South Africa’s government announced plans to further ease a nationwide lockdown as the fallout from shuttering much of the economy threatens to outweigh the damage wrought by the coronavirus.
Consultations will begin in the coming days about moving most of country to disease alert level 3 by the end of the month, from level 4, and allow a number of additional industries to resume operations, President Cyril Ramaphosa said Wednesday in a televised address to the nation.
Level 4 restrictions will remain in force in areas where infection rates are highest, including some of the main cities.
“We’re now preparing for a further easing of the lockdown and a gradual opening of our economy,” Ramaphosa said. “If we lift the lockdown too abruptly and too quickly, we risk a rapid and unmanageable surge in infections. We will therefore continue to proceed cautiously, informed by the best available evidence.”
The authorities have faced mounting criticism that some lockdown rules are nonsensical, have no bearing on the fight against the virus and have caused undue harm to the country.
The government will announce changes to level 4 regulations to expand permitted business activities and e-commerce, and reduce restrictions on exercise, Ramaphosa said.
Business for South Africa, a group of business organizations, has warned that 4 million jobs will be placed at risk and the economy could contract 16% this year if the easing of lockdown rules isn’t accelerated.
The government initially imposed a 21-day lockdown on March 27 to curb the spread of the virus, later extending it by two weeks.
Enforced by the police and military, it only allowed people to leave their homes to buy food, collect welfare grants and seek medical care — unless they provided essential services.
While the severity of the lockdown was adjusted from the maximum level 5 to level 4 on May 1, allowing commerce to resume, many businesses remain partially or completely shut.
“Despite its duration and its severity, the lockdown that we’ve imposed was absolutely necessary,” Ramaphosa said. “Without the lockdown, the number of coronavirus infections would have soared uncontrollably. Our health facilities would have been overwhelmed and many thousands of South African would have died.”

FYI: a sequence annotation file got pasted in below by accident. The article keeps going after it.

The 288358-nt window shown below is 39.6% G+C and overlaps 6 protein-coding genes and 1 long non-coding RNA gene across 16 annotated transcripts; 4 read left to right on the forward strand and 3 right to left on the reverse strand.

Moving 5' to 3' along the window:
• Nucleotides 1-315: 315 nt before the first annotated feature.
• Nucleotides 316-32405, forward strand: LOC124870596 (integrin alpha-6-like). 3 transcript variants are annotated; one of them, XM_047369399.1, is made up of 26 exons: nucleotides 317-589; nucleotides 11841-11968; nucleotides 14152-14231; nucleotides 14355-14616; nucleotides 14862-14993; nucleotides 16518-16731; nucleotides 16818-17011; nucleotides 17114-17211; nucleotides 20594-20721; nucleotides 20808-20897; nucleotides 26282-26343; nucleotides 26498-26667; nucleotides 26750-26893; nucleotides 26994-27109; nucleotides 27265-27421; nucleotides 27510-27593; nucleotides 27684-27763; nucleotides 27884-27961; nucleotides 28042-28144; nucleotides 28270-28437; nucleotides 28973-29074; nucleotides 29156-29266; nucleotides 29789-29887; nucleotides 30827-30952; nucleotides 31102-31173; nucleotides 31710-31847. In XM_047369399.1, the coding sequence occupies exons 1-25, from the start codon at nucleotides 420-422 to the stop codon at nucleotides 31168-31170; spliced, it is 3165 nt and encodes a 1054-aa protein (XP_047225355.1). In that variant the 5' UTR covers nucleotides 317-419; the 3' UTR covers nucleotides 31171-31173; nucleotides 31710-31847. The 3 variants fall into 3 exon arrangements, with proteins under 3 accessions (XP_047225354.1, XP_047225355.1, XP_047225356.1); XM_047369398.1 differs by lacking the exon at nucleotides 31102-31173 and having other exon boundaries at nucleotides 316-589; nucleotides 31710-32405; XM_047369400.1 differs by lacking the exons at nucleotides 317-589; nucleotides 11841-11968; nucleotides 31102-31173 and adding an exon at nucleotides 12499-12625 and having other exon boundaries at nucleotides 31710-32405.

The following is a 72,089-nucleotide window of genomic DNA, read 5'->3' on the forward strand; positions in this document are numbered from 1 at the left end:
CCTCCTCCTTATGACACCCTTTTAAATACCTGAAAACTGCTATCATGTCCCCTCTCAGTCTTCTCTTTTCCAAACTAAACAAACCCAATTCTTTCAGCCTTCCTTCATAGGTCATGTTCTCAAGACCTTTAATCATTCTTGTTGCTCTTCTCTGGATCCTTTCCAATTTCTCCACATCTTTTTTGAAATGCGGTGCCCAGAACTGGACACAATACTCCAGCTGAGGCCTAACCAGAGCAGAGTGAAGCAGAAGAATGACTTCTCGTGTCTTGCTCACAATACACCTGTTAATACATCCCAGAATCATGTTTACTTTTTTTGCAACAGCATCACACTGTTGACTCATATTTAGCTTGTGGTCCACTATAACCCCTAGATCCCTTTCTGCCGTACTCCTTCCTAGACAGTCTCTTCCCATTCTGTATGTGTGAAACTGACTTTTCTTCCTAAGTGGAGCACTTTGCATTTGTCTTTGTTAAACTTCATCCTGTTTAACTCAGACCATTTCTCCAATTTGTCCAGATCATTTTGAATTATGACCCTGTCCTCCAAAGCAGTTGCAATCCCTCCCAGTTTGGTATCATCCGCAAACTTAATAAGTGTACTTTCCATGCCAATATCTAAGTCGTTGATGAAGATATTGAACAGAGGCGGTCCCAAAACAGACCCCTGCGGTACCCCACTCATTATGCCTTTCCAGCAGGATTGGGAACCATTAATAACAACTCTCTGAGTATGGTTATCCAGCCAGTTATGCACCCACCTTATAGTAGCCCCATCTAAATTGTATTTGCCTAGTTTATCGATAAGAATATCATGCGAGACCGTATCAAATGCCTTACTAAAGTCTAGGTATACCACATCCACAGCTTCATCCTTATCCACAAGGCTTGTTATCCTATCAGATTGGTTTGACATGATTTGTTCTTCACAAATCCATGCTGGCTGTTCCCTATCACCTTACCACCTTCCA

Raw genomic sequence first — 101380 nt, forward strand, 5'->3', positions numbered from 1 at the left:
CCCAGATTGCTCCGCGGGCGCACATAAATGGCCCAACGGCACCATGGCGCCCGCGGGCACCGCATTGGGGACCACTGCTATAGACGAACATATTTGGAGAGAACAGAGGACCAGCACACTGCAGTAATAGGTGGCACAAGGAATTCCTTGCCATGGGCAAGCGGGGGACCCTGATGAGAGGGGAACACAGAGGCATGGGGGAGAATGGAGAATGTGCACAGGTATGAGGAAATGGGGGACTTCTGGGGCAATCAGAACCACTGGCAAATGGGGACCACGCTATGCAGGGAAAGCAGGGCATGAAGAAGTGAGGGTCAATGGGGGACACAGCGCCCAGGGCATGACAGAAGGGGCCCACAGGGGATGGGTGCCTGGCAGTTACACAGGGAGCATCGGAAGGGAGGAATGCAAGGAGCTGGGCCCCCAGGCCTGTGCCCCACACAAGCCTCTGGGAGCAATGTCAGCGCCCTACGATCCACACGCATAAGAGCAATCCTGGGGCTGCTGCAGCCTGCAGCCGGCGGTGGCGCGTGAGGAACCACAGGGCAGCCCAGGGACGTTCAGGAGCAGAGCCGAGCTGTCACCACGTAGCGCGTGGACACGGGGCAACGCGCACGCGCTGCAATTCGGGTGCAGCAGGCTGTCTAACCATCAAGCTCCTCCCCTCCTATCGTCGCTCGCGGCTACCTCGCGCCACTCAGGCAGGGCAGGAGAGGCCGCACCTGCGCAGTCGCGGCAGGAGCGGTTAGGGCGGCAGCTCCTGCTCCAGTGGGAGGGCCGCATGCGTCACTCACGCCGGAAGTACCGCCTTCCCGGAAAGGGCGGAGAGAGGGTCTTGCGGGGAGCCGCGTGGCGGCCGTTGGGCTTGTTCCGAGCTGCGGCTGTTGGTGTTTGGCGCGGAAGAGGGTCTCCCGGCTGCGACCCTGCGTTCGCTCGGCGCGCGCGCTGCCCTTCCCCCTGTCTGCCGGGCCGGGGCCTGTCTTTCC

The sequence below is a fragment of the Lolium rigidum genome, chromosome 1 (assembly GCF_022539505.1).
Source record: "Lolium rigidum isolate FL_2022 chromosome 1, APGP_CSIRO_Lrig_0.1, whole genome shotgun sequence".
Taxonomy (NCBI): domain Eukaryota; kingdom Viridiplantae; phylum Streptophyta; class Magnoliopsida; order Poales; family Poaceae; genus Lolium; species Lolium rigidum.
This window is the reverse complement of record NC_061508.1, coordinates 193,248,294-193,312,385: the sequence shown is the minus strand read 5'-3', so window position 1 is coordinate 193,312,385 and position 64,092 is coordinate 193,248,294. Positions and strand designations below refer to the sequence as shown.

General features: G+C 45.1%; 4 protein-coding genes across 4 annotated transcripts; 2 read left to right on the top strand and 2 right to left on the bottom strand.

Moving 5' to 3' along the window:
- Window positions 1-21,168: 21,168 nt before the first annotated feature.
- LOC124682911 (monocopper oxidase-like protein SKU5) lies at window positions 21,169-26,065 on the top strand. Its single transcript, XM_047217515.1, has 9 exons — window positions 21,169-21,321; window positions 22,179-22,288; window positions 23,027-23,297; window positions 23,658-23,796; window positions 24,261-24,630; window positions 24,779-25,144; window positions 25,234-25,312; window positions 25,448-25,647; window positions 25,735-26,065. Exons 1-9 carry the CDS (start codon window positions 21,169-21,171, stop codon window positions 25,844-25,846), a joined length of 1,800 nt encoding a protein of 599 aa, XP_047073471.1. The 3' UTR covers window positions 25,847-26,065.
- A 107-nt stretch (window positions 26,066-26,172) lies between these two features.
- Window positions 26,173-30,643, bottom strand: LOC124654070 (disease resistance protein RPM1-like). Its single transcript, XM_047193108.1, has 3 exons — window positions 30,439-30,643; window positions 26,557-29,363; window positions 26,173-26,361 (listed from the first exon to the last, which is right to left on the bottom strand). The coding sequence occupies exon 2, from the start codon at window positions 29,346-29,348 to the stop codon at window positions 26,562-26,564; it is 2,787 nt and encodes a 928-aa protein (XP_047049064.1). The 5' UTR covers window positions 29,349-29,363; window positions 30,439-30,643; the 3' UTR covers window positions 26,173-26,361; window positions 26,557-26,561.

While South Africa’s 12,074 confirmed coronavirus infections and 219 fatalities are low compared with nations such as the U.S., Spain and Italy, the number of cases has risen over recent weeks as testing and screening increased. The government expects infections to peak in August or September.
The administration has been weighing concerns about a surge in cases against worries about a spiraling unemployment rate, which stood at 29% before the virus hit, and a spike in the number of people seeking food aid.
The president last month announced a 500 billion-rand ($27 billion) support package aimed at reigniting growth and supporting those worst affected by the lockdown.
The government is working on the next phase of its economic response to the crisis and the Cabinet will announce the outcome of its discussions once they’ve been completed, he said on Wednesday.
Ramaphosa’s speech contained little of substance, said John Steenhuisen, acting leader of the main opposition Democratic Alliance.
“Essentially, he doubled down on what has been a tragically flawed approach that has wreaked catastrophic, unnecessary and possibly irreparable damage to our country,” Steenhuisen said in a statement. “South Africa’s economy and society must be opened up now, to save lives and livelihoods from all types of risks, not just Covid.”
Key Ramaphosa quotes:
- “The best current estimate is that without the lockdown and the other measures we have taken, at least 80,000 South Africans could have been infected by now and the death toll could have been at least eight times higher than it is.”
- “Our field workers have now screened over 9 million people, and we have conducted nearly 370,000 coronavirus tests.”
- “We have been able to strengthen the capacity of our health system and to put in place wide-ranging public health programs to better manage the inevitable increase in infections. We now have nearly 25,000 additional beds available for quarantine.”
- “I wish to express our appreciation to the government and the people of the United States for the donation of 1,000 ventilators.”